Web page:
First Drive: 2010 Jaguar XKR and XFR
When Jaguar first started showing off its 2010 XKR and XFR earlier this year, we were pretty excited. After all, both cars would now get 90 extra horsepower stuffed into bodies we already liked for their the handsome British looks.
We weren’t the only ones. Most of the press seemed to latch on to the new 5.0-liter V8 engine and didn’t pick up on the other improvements that make these two R-cars all-around performers. Jaguar has picked up on this and is going across the country to give the XKR and XFR a proper introduction.
It’s a seven-city journey called the Jaguar Legendary Performance Tour. This invite-only occasion allows Jag owners as well as owners of competitor cars to come out to local raceways across the country and put the R-cars through the ringer. Didn’t get your invite in the mail? Don’t worry Jaguar let us smoke the tires on the 510 hp XKR and XFR at Palm Beach International Raceway before the guests had a chance to flog them.
We’ve already spent time with the 2009 versions of the XF and even the XKR, and there are very few cosmetic changes for the 2010 model year. This doesn’t concern us much because the XF was band new in 2009, and the XK is only a few years into the redesign. Besides on the R-cars, it’s what is under the skin that counts.
Both the XKR and the XFR received three main upgrades:
- 5.0-liter AJ-V8 gen III engine Jaguar says it’s all-new, and we have no reason to doubt them. In both cars it’s supercharged to 510 hp. It’s a silky smooth beast; imagine a bull made of wool.
- Active Differential Control Unlike traction control systems that apply the brake or cut power to assist the driver, this rear differential will just shift more power to the wheel that needs it.
- Adaptive Dynamics A computer takes takes readings from the steering wheel, brake pedal and accelerator pedal, and adjusts the suspension accordingly 500 times per second. It keeps the cars from bowing in corners, and more importantly, it keeps the tires more firmly on the road.
All three features were highlighted in two courses Jaguar created at the raceway: a full-length track circuit and a shorter autocross course. The autocross was the first place where Jaguar’s suspension improvements really showed up. Jag set up a 0-60-0 mph test area and had us try out both cars. The V8 puts out a 461 lb-ft of torque, and when that’s summoned from a dead start, the result has the potential to be a tail-wagging disaster. For example, our Dodge Challenger SRT8 had 420 lb-ft at peak, and while we had a fun time, we also had to clear the lane next to us on a hard launch. That’s not the case with Jaguar’s Active Differential Control. When both cars were launched hard, there was just the slightest hint of wanting to go sideways, but before anything happened ‘poof!’ it was gone. No explanation or correction needed, just smiles as the R-cars took off down the track.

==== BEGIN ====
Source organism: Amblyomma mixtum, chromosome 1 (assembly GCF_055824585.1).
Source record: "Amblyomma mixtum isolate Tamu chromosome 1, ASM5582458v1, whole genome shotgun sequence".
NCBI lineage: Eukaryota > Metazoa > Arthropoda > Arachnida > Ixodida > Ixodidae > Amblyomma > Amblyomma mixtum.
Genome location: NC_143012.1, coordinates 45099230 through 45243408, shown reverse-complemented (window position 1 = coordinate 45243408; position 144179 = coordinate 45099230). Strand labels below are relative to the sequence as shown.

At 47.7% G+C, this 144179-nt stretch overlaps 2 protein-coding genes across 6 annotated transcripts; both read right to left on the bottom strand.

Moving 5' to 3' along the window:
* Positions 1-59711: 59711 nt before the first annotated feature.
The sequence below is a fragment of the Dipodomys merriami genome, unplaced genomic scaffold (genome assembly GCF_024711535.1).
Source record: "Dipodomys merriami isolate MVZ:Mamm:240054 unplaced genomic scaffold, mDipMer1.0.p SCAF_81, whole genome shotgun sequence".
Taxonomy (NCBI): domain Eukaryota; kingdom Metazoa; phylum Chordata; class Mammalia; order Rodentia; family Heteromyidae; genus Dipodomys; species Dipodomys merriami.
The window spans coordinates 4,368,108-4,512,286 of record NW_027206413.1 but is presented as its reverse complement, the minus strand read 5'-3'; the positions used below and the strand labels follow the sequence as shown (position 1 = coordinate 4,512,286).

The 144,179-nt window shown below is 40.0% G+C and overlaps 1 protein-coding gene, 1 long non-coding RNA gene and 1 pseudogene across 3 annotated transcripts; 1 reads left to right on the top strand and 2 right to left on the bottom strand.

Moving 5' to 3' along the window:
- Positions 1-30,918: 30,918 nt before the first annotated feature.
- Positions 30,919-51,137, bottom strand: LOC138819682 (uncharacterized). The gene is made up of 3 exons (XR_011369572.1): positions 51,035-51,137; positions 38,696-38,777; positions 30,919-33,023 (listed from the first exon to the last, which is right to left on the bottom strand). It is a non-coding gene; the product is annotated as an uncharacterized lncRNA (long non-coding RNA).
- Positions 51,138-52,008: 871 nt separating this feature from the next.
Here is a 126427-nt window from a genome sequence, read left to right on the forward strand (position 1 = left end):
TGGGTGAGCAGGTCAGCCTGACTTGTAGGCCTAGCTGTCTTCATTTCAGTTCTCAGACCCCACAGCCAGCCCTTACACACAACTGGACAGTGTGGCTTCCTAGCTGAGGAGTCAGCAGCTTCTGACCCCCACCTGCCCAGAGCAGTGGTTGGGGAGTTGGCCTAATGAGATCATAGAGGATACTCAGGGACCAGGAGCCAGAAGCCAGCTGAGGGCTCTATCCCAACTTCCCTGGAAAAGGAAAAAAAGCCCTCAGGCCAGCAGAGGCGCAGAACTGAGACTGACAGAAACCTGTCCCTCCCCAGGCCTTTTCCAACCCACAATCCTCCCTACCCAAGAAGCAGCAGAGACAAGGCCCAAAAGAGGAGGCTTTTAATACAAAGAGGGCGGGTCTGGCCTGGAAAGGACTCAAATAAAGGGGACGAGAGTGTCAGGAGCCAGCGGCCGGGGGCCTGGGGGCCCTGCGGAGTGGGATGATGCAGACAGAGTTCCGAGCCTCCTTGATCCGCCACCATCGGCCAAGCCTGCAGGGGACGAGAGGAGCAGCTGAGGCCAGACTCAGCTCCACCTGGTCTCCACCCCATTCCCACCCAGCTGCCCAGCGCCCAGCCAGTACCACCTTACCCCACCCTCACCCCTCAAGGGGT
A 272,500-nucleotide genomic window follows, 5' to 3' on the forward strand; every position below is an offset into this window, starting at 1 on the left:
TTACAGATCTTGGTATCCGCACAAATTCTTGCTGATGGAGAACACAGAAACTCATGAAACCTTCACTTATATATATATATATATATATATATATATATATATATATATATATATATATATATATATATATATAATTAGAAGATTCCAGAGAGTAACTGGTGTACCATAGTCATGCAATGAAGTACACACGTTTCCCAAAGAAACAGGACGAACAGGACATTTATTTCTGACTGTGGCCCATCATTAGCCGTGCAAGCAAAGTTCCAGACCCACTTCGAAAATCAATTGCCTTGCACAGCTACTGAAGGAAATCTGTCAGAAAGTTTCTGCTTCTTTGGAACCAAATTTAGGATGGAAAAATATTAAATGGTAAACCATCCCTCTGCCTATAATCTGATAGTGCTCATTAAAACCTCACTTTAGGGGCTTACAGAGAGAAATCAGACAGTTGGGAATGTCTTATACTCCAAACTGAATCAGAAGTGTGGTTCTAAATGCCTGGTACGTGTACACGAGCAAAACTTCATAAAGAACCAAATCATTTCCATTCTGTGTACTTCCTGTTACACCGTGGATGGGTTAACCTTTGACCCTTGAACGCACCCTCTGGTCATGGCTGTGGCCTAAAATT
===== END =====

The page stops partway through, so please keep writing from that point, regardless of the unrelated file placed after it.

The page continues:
The Adaptive Dynamics system started to show itself on the circuit track. The standard “slow in, fast out!” chant of the race driver was interrupted because the weight shift was not as dramatic as expected. The car is constantly analyzing the situation, which means the situation is always ideal — Taking a corner too hard? The suspension has already adjusted before the driver has to let off the accelerator…Going through a ninety-degree turn? How about a little controlled overseer to bring the car around. Forget sat nav, this is the kind of technology for real drivers.
So Jaguar figured out how to get back on the track, but now these cars are no good on everyday roads, right? Well to our surprise the XKR we took out on the road calmed down and behaved like a regular XK on the roads. No buttons to push or knobs to turn, the car just decided it would go back to the normal softer (but still capable) feel of a standard Jag. Even the exhaust note we enjoyed on the track was calmed down thanks to a noise valve that only open at full throttle. Talk about a sleeper car.
Jaguars new R-cars may just be the new definition of sports luxury. For example the BMW M5 does 0 to 60 in 4.1 seconds vs. the XFR’s 4.7. But as a daily driver, there are plenty of days we’ll gladly trade in the spinal adjustments needed from the M5’s suspension for an extra 0.6 second.
Jaguar, we are impressed.